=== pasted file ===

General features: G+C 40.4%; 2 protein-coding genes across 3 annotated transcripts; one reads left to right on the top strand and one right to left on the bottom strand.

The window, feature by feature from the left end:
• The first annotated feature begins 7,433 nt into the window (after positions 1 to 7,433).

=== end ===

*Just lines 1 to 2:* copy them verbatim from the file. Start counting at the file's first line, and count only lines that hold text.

General features: G+C 40.4%; 2 protein-coding genes across 3 annotated transcripts; one reads left to right on the top strand and one right to left on the bottom strand.

The window, feature by feature from the left end: